HIDDEN TREASURE…By Adv. Surabhi Sankhla
India the 7th World largest Country in the world approx. 3.25 million Sq. Kms, widely known for its diverse range of Climatic Conditions and landscapes from the Himalayas in the North to the spices field and the Biodiverse-rich tropical forests in the South. A Country of Rich Culture and divine natural heritage, India is home to quintessential yet endangered wildlife like the Asian elephant, tiger, and leopard.
India, the world’s 8th highest ‘Mega Biodiverse’ country has added 557 new species to its fauna, which includes 407 new species and 150 new records, reveals Animal Discoveries 2020, a document published recently by the Zoological Survey of India (ZSI). The number of faunal species in India has climbed to 1,02,718 species with the discovery of the news species. The ZSI publication shows that India is a mega biodiverse country, rich in biodiversity, with 23.39% of its geographical area under forest and tree cover. “India is positioned 8th in mega biodiversity countries in the world with 0.46 BioD index which is calculated by its percentage of species in each group relative to the total global number of species in each group,” the document adds.
In a world of deteriorating wildlife conditions, discovering new fauna is a breath of relief. Preserving what has been found and discovering what is yet to reach the eye is the need of the hour. India being a megadiverse country has vast unexplored scenic areas with wildlife thriving like nowhere else. Such unexplored areas are not only equally beautiful and astonishing as the explored ones, but have that breath of freshness that comes with minimal human intervention. This is exactly where wildlife thrives at its fullest. The forest department is working relentlessly to explore more such areas and bring them under legal protection.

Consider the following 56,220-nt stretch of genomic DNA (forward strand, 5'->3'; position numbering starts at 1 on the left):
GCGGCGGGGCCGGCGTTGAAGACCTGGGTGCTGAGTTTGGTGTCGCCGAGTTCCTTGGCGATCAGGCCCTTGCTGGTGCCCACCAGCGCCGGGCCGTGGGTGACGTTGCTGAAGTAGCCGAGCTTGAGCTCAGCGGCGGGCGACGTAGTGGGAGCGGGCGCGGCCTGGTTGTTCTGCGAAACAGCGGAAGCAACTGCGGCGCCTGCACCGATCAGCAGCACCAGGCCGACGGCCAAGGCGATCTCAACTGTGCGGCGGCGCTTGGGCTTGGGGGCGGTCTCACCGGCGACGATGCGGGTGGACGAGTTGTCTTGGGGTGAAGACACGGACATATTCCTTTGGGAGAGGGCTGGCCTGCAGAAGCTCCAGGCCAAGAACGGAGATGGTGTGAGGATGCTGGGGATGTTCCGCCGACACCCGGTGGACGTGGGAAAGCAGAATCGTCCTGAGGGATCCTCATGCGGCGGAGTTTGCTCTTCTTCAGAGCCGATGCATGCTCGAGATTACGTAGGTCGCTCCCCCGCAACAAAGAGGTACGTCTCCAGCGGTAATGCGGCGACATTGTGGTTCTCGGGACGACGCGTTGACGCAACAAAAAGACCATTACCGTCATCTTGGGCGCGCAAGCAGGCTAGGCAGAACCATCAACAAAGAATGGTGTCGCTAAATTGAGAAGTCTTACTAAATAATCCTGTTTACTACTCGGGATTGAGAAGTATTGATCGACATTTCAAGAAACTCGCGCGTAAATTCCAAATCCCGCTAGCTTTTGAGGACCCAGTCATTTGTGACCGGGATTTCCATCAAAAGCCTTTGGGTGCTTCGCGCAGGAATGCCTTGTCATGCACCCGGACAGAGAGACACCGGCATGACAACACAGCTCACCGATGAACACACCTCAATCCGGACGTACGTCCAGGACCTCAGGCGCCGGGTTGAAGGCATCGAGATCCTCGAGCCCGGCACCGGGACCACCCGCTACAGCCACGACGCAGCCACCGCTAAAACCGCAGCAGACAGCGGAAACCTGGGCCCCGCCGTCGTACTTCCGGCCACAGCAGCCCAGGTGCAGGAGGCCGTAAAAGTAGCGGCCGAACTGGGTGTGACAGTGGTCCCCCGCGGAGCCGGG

One of such areas has been discovered by a wildlife photographer, Mr. Ashwin Tak, resident of Bijoliya, District Bhilwara, Rajasthan. In conversation with Mr. Tak, I found that this forest is not under any sanctuary and for the past 2 years he has been exploring the “UPARMAL region of BIJOLIA in BHILWARA district in the State of RAJASTHAN”. The Uparmal Plateau is situated 530meters above Sea Level and hence it is called Upparmal Khestra (The area from ladapura to banka including Bijolia town). This area is home to a wide range of wildlife fauna, which has been profoundly explored and I photographed by Mr. Ashwin. Along with exploration, Tak is actively involved in the conservation of unprotected wildlife areas. He discovered 4 species of vultures out of which 3 are critically endangered (Indian Vulture, White rumped Vulture and King Vulture) in Uparmala region. Further, Mr. Tak said that areas like these should be protected so that the future generation of this wildlife could manage to survive better.
Leopard: The Leopard (Panthera pardus) is one of the five extant species in the genus Panthera, a member of the cat family, Felidae.
Vulture: The Indian vulture (Gyps indicus) is an Old World vulture native to India, Pakistan and Nepal. It has been listed as Critically Endangered on the IUCN Red List since 2002, as the population severely declined.
Motteled wood-Owl: The mottled wood owl is a species of large owl found in India. They are found in gardens and thin deciduous forests adjacent to dry thorn forests or farmland. They are easily detected by their distinctive tremulous eerie calls at dawn and dusk.
Indian Grey Wolf: The Indian wolf is a subspecies of grey wolf that ranges from Southwest Asia to the Indian Subcontinent. It is intermediate in size between the Himalayan. wolf and the Arabian wolf, and lacks the former’s luxuriant winter coat due to it living in warmer conditions.